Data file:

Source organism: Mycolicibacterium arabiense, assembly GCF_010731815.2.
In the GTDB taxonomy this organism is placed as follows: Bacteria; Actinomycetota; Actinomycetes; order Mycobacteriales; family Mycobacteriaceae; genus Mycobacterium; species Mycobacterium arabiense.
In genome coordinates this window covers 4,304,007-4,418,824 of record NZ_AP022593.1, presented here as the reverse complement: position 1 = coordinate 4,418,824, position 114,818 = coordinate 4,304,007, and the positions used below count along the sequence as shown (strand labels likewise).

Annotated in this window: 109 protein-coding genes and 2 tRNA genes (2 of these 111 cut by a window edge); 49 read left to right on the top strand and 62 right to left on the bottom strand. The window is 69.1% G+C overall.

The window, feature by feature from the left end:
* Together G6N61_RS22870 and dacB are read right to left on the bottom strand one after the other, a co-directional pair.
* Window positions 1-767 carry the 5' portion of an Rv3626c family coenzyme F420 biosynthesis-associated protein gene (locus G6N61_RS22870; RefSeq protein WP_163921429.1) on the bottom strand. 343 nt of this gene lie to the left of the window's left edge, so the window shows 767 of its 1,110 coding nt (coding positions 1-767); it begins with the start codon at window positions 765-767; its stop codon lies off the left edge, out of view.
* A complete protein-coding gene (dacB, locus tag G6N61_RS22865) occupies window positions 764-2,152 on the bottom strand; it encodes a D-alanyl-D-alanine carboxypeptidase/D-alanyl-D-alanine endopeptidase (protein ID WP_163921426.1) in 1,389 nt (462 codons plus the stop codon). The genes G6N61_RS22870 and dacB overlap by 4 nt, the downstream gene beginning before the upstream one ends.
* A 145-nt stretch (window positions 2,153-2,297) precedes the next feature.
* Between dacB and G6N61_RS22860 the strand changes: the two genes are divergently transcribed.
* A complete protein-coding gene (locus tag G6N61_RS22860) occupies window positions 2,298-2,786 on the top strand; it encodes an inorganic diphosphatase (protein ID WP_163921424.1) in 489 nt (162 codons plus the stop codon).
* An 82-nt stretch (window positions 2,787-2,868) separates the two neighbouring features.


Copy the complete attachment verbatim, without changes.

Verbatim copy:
Source organism: Mycolicibacterium arabiense, assembly GCF_010731815.2.
In the GTDB taxonomy this organism is placed as follows: Bacteria; Actinomycetota; Actinomycetes; order Mycobacteriales; family Mycobacteriaceae; genus Mycobacterium; species Mycobacterium arabiense.
In genome coordinates this window covers 4,304,007-4,418,824 of record NZ_AP022593.1, presented here as the reverse complement: position 1 = coordinate 4,418,824, position 114,818 = coordinate 4,304,007, and the positions used below count along the sequence as shown (strand labels likewise).

Annotated in this window: 109 protein-coding genes and 2 tRNA genes (2 of these 111 cut by a window edge); 49 read left to right on the top strand and 62 right to left on the bottom strand. The window is 69.1% G+C overall.

The window, feature by feature from the left end:
* Together G6N61_RS22870 and dacB are read right to left on the bottom strand one after the other, a co-directional pair.
* Window positions 1-767 carry the 5' portion of an Rv3626c family coenzyme F420 biosynthesis-associated protein gene (locus G6N61_RS22870; RefSeq protein WP_163921429.1) on the bottom strand. 343 nt of this gene lie to the left of the window's left edge, so the window shows 767 of its 1,110 coding nt (coding positions 1-767); it begins with the start codon at window positions 765-767; its stop codon lies off the left edge, out of view.
* A complete protein-coding gene (dacB, locus tag G6N61_RS22865) occupies window positions 764-2,152 on the bottom strand; it encodes a D-alanyl-D-alanine carboxypeptidase/D-alanyl-D-alanine endopeptidase (protein ID WP_163921426.1) in 1,389 nt (462 codons plus the stop codon). The genes G6N61_RS22870 and dacB overlap by 4 nt, the downstream gene beginning before the upstream one ends.
* A 145-nt stretch (window positions 2,153-2,297) precedes the next feature.
* Between dacB and G6N61_RS22860 the strand changes: the two genes are divergently transcribed.
* A complete protein-coding gene (locus tag G6N61_RS22860) occupies window positions 2,298-2,786 on the top strand; it encodes an inorganic diphosphatase (protein ID WP_163921424.1) in 489 nt (162 codons plus the stop codon).
* An 82-nt stretch (window positions 2,787-2,868) separates the two neighbouring features.